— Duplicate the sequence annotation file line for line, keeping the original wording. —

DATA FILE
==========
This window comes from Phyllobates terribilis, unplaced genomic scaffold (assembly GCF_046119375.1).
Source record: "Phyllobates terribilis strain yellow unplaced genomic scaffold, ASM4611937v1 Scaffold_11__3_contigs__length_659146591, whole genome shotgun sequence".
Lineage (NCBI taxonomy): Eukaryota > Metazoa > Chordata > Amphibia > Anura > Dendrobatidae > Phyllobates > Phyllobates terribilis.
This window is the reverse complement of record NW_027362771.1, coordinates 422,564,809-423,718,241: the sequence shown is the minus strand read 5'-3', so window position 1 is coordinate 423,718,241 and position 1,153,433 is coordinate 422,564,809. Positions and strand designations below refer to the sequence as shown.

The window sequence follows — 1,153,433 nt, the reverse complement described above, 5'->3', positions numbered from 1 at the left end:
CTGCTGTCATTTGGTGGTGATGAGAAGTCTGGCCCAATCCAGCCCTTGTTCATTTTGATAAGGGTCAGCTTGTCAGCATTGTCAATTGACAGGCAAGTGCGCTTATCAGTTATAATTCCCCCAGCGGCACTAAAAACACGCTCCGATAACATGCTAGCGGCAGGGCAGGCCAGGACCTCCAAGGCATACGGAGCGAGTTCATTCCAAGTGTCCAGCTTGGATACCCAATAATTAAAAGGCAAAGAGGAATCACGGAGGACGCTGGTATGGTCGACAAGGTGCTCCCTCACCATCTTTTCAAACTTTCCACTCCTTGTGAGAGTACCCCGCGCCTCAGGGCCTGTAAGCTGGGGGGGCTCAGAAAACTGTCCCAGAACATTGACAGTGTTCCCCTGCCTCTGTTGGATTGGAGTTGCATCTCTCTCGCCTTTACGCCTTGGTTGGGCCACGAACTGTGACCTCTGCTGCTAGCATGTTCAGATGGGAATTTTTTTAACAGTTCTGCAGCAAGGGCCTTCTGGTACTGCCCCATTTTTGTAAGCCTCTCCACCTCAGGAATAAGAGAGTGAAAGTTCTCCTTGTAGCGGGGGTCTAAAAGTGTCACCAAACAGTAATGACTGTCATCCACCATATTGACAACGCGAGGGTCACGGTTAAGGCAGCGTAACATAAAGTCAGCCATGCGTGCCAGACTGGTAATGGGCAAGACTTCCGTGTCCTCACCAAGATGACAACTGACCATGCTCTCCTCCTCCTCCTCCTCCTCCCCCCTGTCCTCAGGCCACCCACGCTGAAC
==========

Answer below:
This window comes from Phyllobates terribilis, unplaced genomic scaffold (assembly GCF_046119375.1).
Source record: "Phyllobates terribilis strain yellow unplaced genomic scaffold, ASM4611937v1 Scaffold_11__3_contigs__length_659146591, whole genome shotgun sequence".
Lineage (NCBI taxonomy): Eukaryota > Metazoa > Chordata > Amphibia > Anura > Dendrobatidae > Phyllobates > Phyllobates terribilis.
This window is the reverse complement of record NW_027362771.1, coordinates 422,564,809-423,718,241: the sequence shown is the minus strand read 5'-3', so window position 1 is coordinate 423,718,241 and position 1,153,433 is coordinate 422,564,809. Positions and strand designations below refer to the sequence as shown.

The window sequence follows — 1,153,433 nt, the reverse complement described above, 5'->3', positions numbered from 1 at the left end:
CTGCTGTCATTTGGTGGTGATGAGAAGTCTGGCCCAATCCAGCCCTTGTTCATTTTGATAAGGGTCAGCTTGTCAGCATTGTCAATTGACAGGCAAGTGCGCTTATCAGTTATAATTCCCCCAGCGGCACTAAAAACACGCTCCGATAACATGCTAGCGGCAGGGCAGGCCAGGACCTCCAAGGCATACGGAGCGAGTTCATTCCAAGTGTCCAGCTTGGATACCCAATAATTAAAAGGCAAAGAGGAATCACGGAGGACGCTGGTATGGTCGACAAGGTGCTCCCTCACCATCTTTTCAAACTTTCCACTCCTTGTGAGAGTACCCCGCGCCTCAGGGCCTGTAAGCTGGGGGGGCTCAGAAAACTGTCCCAGAACATTGACAGTGTTCCCCTGCCTCTGTTGGATTGGAGTTGCATCTCTCTCGCCTTTACGCCTTGGTTGGGCCACGAACTGTGACCTCTGCTGCTAGCATGTTCAGATGGGAATTTTTTTAACAGTTCTGCAGCAAGGGCCTTCTGGTACTGCCCCATTTTTGTAAGCCTCTCCACCTCAGGAATAAGAGAGTGAAAGTTCTCCTTGTAGCGGGGGTCTAAAAGTGTCACCAAACAGTAATGACTGTCATCCACCATATTGACAACGCGAGGGTCACGGTTAAGGCAGCGTAACATAAAGTCAGCCATGCGTGCCAGACTGGTAATGGGCAAGACTTCCGTGTCCTCACCAAGATGACAACTGACCATGCTCTCCTCCTCCTCCTCCTCCTCCCCCCTGTCCTCAGGCCACCCACGCTGAAC